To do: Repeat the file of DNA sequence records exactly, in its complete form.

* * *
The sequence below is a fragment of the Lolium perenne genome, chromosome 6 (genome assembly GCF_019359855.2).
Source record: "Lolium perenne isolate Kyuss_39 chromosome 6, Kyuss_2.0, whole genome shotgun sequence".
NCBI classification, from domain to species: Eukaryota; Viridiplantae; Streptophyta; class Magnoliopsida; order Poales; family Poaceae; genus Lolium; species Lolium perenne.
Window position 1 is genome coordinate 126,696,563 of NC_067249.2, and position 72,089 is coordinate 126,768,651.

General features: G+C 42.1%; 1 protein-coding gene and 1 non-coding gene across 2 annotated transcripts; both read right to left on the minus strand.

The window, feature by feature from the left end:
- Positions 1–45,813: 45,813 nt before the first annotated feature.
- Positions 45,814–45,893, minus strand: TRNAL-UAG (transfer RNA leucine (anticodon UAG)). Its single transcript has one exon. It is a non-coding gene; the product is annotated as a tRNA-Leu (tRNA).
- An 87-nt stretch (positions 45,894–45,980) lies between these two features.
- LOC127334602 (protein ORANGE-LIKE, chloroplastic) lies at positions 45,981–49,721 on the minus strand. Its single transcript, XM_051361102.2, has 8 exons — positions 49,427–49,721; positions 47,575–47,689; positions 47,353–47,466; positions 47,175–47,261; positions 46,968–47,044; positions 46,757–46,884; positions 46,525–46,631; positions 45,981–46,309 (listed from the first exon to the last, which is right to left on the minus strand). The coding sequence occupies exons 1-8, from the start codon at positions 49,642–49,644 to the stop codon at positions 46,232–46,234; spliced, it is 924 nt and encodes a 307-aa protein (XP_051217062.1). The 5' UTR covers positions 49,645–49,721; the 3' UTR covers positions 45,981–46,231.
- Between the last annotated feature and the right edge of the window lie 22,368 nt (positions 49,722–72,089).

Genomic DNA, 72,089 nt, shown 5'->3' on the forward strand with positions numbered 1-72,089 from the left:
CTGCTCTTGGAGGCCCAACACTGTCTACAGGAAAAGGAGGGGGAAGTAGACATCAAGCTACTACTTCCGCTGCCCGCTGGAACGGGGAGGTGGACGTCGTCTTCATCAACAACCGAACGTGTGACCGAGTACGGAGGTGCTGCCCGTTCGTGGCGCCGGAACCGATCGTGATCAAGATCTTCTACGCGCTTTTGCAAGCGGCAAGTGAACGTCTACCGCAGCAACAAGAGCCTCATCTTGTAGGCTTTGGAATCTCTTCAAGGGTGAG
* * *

The sequence below is a fragment of the Lolium perenne genome, chromosome 6 (genome assembly GCF_019359855.2).
Source record: "Lolium perenne isolate Kyuss_39 chromosome 6, Kyuss_2.0, whole genome shotgun sequence".
NCBI classification, from domain to species: Eukaryota; Viridiplantae; Streptophyta; class Magnoliopsida; order Poales; family Poaceae; genus Lolium; species Lolium perenne.
Window position 1 is genome coordinate 126,696,563 of NC_067249.2, and position 72,089 is coordinate 126,768,651.

General features: G+C 42.1%; 1 protein-coding gene and 1 non-coding gene across 2 annotated transcripts; both read right to left on the minus strand.

The window, feature by feature from the left end:
- Positions 1–45,813: 45,813 nt before the first annotated feature.
- Positions 45,814–45,893, minus strand: TRNAL-UAG (transfer RNA leucine (anticodon UAG)). Its single transcript has one exon. It is a non-coding gene; the product is annotated as a tRNA-Leu (tRNA).
- An 87-nt stretch (positions 45,894–45,980) lies between these two features.
- LOC127334602 (protein ORANGE-LIKE, chloroplastic) lies at positions 45,981–49,721 on the minus strand. Its single transcript, XM_051361102.2, has 8 exons — positions 49,427–49,721; positions 47,575–47,689; positions 47,353–47,466; positions 47,175–47,261; positions 46,968–47,044; positions 46,757–46,884; positions 46,525–46,631; positions 45,981–46,309 (listed from the first exon to the last, which is right to left on the minus strand). The coding sequence occupies exons 1-8, from the start codon at positions 49,642–49,644 to the stop codon at positions 46,232–46,234; spliced, it is 924 nt and encodes a 307-aa protein (XP_051217062.1). The 5' UTR covers positions 49,645–49,721; the 3' UTR covers positions 45,981–46,231.
- Between the last annotated feature and the right edge of the window lie 22,368 nt (positions 49,722–72,089).

Genomic DNA, 72,089 nt, shown 5'->3' on the forward strand with positions numbered 1-72,089 from the left:
CTGCTCTTGGAGGCCCAACACTGTCTACAGGAAAAGGAGGGGGAAGTAGACATCAAGCTACTACTTCCGCTGCCCGCTGGAACGGGGAGGTGGACGTCGTCTTCATCAACAACCGAACGTGTGACCGAGTACGGAGGTGCTGCCCGTTCGTGGCGCCGGAACCGATCGTGATCAAGATCTTCTACGCGCTTTTGCAAGCGGCAAGTGAACGTCTACCGCAGCAACAAGAGCCTCATCTTGTAGGCTTTGGAATCTCTTCAAGGGTGAG